Music of the Heart tells a terrific story of passion, music, and success. The problem with this film is that director Wes Craven is so intent on telling the story, its very seamlessness becomes a drawback. In short, this movie is too much Hollywood and not enough grit.
The film is based on the life and career of Roberta Guaspari, a violin teacher in East Harlem (a story previously told in the Academy Award-nominated documentary, Small Wonders). Craven’s fictionalized version begins as Roberta discovers that her husband has gone, leaving her with two young sons to raise. A gifted violinist, Roberta had squashed her musical aspirations in deference to her husband’s career in the Navy. But now that she desperately needs a job, an old school friend, Brian (Aidan Quinn) pushes Roberta to rekindle her passion for the violin by teaching it. Brian knows a public school principal in Harlem (Angela Bassett), who begrudgingly gives Roberta a job. It’s tough going at first, but gradually she wins over the kids, and the violin instruction program takes off. Jump forward ten years, to the present, when, ironically, Roberta’s program is a huge success at the same time that it’s threatened by budgetary constraints.
Intermingled with the film’s heartwarming “music conquers all” theme, is Roberta’s struggle with romance. I found the subplot of “wooing Roberta” quite distracting, and ultimately irrelevant, cast by the narrative wayside before the musical climax. Similarly, Roberta’s search for a home is another theme that is dropped seemingly mid-stream. While the inclusion of these various stages of Roberta’s life are probably authentic, there’s an almost obligatory feel to their telling, such that the film reads too much like other “teacher makes good” stories to be as effective as it should be. I was reminded of Stand and Deliver or Dangerous Minds too often for comfort. At least, thankfully, Music of the Heart doesn’t sink to the level of Mr. Holland’s Opus with Richard Dreyfuss’s wretched sermonizing.
The film makes a noble attempt to convey accurately a remarkable decade of Roberta’s life in two hours or so, but there just isn’t time to tie all the threads together. Still, it should not be forgotten that this film is based on a true story, and many moments feel like reality rather than a Hollywood version of it. My favorite moment, one that gave me goose bumps, is when the students take the stage and perform for the first time, perfectly in tune and with breath-taking discipline. Music of the Heart conveys well the excitement of bringing kids to music and music to kids.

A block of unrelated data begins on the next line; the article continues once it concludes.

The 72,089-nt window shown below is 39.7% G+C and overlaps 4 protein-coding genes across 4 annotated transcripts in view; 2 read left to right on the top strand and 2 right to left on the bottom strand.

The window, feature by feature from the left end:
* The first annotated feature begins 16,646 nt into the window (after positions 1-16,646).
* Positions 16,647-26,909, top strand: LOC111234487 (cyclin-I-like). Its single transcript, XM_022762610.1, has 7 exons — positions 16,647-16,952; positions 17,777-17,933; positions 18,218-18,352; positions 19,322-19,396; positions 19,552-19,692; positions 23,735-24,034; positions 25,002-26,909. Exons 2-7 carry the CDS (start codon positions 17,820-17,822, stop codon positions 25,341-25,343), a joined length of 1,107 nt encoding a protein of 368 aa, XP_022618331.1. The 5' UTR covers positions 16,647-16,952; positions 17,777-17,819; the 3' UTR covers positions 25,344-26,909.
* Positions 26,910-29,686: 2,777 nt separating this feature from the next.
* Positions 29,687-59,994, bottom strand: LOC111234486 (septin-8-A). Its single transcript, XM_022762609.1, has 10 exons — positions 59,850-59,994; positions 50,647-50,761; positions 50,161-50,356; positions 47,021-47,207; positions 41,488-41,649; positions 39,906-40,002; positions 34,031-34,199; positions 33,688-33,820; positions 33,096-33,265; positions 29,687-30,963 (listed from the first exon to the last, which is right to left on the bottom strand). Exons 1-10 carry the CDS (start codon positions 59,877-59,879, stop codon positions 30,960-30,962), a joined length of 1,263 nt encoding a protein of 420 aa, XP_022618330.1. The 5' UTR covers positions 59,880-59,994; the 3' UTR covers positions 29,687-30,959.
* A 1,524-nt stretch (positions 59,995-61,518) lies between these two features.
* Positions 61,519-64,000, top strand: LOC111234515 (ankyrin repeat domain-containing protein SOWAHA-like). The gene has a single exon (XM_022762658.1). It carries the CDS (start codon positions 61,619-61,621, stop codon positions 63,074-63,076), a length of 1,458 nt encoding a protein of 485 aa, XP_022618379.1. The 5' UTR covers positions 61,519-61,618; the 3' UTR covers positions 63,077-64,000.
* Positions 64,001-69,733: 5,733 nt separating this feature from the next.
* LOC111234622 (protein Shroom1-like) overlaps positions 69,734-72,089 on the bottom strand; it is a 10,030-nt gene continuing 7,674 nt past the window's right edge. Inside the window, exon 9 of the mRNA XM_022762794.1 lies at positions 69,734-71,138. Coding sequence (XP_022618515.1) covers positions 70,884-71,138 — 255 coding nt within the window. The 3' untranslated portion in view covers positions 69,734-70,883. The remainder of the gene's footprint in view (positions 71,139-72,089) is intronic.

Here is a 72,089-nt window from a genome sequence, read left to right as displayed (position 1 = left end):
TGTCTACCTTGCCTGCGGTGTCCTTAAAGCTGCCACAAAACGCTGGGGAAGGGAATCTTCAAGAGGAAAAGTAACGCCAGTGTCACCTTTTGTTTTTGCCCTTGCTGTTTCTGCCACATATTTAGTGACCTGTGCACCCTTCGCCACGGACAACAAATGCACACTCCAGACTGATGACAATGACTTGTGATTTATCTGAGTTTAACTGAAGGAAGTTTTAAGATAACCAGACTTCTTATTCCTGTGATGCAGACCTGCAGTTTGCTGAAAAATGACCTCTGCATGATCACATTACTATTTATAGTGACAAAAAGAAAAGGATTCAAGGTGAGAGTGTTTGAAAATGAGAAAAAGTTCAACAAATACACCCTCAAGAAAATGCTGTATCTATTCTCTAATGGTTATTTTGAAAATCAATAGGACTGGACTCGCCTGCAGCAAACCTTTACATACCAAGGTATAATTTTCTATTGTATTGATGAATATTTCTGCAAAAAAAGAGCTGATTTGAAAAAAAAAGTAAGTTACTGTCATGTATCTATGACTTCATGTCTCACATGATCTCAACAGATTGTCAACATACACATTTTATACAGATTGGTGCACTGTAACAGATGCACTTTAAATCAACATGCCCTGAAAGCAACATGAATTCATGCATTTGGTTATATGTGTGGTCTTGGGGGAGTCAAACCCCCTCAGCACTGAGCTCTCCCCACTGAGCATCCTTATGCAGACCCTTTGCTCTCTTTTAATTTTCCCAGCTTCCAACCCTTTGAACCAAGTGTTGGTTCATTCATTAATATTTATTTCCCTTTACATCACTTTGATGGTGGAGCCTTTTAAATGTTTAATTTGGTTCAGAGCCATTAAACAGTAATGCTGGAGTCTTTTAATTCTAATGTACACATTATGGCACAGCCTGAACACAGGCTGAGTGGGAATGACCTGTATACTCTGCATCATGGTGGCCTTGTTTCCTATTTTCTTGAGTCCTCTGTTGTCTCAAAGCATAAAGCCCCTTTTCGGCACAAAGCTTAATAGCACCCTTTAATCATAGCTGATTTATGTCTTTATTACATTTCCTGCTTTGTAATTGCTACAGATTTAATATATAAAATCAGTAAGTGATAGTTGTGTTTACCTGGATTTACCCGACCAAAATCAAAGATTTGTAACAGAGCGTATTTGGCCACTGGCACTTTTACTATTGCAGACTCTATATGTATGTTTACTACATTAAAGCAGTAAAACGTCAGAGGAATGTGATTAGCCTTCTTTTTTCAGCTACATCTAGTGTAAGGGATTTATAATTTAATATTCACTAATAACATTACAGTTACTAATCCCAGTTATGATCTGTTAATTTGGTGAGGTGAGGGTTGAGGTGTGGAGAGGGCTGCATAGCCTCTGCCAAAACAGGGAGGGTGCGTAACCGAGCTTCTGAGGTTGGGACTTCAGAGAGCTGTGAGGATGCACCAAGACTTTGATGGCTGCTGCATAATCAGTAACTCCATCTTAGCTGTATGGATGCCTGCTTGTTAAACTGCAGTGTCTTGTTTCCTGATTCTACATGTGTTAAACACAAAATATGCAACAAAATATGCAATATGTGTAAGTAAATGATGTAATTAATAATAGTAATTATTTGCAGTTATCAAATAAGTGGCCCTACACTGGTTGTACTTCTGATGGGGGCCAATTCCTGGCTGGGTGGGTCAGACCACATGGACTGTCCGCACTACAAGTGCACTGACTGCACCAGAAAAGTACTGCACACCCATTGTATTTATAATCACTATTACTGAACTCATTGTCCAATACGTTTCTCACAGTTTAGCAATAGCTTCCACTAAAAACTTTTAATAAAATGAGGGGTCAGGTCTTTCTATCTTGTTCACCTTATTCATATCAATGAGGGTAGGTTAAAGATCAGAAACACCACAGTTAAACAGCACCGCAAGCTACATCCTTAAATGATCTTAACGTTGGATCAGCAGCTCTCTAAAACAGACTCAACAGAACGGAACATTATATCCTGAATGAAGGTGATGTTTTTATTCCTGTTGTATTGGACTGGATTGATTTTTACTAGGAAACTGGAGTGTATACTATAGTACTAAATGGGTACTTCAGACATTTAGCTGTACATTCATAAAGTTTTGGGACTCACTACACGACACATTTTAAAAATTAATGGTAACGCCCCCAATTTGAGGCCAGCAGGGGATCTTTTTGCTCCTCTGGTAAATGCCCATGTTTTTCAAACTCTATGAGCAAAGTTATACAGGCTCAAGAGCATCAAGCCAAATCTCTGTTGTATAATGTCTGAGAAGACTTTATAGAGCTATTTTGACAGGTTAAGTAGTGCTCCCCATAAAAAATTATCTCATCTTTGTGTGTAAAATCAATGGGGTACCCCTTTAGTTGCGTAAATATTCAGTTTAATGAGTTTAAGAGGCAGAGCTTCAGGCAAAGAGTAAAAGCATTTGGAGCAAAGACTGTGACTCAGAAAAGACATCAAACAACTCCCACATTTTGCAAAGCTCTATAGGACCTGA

The great strength of the film, aside from such emotional instances, is Meryl Streep, who manages to give her all to the role of Roberta, and still underplay it. (The mind boggles when imagining what might have been if Madonna, who bowed out when production began, had stayed in the role!) Angela Bassett is not so skillful in the role of Roberta’s boss and principal of the school. She plays the role as if the weight of the world is on her shoulders, and she’s sinking fast. Then there’s Gloria Estefan, who, I thought, spoke both of her lines very well.
So let me be clear, I liked Music of the Heart. It’s a heart-warming film with an important message. I spent ten years of my life as a music educator, and the thought that music education might be cut from the school curricula is inconceivable to me. My beef with Music of the Heart is that I wish it had been less polished and slickly told. A few bumps might help to authenticate the story. Perhaps the final song illustrates by point. The message of the film is that art music should have a place in education today, and yet the credits roll to the strains of ‘N Synch and Gloria Estefan’s pop ballad, liberally splashed with the lyric, “music of my heart.” Why not let the credits roll to some spectacular music of the great masters, dead white men though they be?